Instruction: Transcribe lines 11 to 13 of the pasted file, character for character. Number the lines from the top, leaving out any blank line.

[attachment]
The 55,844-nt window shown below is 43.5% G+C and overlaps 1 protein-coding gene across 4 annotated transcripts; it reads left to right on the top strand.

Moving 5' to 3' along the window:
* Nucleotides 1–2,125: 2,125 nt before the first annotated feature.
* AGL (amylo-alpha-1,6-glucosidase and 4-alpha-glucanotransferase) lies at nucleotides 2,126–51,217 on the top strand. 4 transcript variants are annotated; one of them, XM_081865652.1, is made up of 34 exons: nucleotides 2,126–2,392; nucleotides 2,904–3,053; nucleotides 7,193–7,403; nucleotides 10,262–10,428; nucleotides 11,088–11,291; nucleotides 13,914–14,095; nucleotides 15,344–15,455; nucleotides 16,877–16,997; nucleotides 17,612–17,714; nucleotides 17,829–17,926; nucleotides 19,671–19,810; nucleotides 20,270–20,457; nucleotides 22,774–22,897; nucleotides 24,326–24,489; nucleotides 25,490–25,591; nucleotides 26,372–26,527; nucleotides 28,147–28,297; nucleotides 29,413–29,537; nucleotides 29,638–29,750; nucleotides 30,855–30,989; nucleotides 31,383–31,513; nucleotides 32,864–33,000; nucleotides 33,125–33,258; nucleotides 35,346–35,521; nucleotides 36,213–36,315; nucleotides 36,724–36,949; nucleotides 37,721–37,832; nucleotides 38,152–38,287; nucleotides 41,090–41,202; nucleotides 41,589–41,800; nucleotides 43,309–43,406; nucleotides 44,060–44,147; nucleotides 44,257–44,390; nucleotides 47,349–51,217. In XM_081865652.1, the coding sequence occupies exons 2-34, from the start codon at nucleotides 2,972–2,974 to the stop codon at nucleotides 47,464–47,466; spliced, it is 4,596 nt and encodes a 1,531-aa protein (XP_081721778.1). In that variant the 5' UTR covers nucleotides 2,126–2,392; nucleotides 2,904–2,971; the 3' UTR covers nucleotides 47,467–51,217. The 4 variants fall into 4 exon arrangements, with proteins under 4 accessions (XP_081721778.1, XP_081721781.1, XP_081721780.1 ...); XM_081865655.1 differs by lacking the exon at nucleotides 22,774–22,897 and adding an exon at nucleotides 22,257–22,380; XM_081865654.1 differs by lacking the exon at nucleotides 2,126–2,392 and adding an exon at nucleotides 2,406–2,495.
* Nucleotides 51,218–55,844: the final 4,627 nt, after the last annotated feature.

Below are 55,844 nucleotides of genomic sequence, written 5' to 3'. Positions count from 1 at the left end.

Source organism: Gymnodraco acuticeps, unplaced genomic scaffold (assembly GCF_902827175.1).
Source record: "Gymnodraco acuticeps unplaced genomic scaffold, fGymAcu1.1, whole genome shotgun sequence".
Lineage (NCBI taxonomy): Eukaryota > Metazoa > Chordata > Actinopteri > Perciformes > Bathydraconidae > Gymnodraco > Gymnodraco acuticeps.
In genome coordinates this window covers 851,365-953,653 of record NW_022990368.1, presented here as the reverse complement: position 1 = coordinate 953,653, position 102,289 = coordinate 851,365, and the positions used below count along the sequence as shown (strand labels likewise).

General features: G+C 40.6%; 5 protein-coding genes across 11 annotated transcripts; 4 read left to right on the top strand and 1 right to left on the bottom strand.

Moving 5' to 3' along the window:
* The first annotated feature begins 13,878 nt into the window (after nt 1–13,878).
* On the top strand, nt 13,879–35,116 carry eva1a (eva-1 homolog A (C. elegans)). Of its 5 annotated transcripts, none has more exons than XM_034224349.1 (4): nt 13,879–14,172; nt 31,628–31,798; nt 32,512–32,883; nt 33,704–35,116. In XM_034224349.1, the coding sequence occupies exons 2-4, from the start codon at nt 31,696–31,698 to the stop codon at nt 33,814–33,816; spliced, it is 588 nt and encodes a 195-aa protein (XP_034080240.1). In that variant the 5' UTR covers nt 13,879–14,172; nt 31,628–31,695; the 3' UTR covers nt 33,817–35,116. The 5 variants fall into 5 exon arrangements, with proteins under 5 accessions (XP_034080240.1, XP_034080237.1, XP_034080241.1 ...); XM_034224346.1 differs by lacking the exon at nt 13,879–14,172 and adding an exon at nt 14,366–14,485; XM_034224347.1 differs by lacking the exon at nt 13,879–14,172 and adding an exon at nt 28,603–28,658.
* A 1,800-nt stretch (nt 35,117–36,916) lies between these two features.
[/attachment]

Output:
General features: G+C 40.6%; 5 protein-coding genes across 11 annotated transcripts; 4 read left to right on the top strand and 1 right to left on the bottom strand.

Moving 5' to 3' along the window:
* The first annotated feature begins 13,878 nt into the window (after nt 1–13,878).